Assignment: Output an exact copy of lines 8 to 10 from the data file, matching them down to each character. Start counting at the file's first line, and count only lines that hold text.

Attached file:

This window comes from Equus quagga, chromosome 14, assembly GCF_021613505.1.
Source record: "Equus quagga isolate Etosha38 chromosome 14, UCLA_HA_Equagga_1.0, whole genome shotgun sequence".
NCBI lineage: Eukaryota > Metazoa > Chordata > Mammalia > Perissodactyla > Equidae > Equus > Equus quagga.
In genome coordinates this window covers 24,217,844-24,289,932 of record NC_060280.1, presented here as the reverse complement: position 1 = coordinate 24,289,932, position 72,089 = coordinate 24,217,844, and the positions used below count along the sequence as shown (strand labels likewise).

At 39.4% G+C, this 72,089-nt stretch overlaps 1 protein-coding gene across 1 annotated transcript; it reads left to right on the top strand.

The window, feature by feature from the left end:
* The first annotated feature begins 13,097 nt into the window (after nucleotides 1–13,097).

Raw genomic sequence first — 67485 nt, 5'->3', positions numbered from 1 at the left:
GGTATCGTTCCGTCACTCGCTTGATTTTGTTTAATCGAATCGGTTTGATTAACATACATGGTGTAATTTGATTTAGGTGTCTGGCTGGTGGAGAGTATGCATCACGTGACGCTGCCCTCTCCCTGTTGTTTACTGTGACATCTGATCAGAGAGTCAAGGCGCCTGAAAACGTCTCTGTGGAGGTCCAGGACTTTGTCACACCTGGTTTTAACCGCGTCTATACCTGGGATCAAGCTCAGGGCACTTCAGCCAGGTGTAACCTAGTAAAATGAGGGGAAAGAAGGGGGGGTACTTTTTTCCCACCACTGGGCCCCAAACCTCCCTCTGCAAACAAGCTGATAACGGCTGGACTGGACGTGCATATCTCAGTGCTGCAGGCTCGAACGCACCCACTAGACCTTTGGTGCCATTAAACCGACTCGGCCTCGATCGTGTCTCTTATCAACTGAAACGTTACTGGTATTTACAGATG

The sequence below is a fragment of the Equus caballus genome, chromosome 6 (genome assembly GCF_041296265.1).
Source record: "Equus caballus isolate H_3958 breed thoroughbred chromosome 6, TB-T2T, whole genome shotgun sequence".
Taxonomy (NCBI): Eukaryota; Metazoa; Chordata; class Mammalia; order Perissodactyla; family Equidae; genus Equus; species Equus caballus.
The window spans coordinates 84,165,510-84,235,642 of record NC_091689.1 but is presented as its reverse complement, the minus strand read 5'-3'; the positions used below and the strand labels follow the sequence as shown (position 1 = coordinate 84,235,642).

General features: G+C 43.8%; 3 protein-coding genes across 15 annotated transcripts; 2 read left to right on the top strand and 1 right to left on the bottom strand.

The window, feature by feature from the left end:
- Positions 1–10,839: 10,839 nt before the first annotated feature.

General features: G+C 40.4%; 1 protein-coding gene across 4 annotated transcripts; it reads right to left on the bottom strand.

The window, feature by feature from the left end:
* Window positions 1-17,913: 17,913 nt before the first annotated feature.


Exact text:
Raw genomic sequence first — 67485 nt, 5'->3', positions numbered from 1 at the left:
GGTATCGTTCCGTCACTCGCTTGATTTTGTTTAATCGAATCGGTTTGATTAACATACATGGTGTAATTTGATTTAGGTGTCTGGCTGGTGGAGAGTATGCATCACGTGACGCTGCCCTCTCCCTGTTGTTTACTGTGACATCTGATCAGAGAGTCAAGGCGCCTGAAAACGTCTCTGTGGAGGTCCAGGACTTTGTCACACCTGGTTTTAACCGCGTCTATACCTGGGATCAAGCTCAGGGCACTTCAGCCAGGTGTAACCTAGTAAAATGAGGGGAAAGAAGGGGGGGTACTTTTTTCCCACCACTGGGCCCCAAACCTCCCTCTGCAAACAAGCTGATAACGGCTGGACTGGACGTGCATATCTCAGTGCTGCAGGCTCGAACGCACCCACTAGACCTTTGGTGCCATTAAACCGACTCGGCCTCGATCGTGTCTCTTATCAACTGAAACGTTACTGGTATTTACAGATG

The sequence below is a fragment of the Equus caballus genome, chromosome 6 (genome assembly GCF_041296265.1).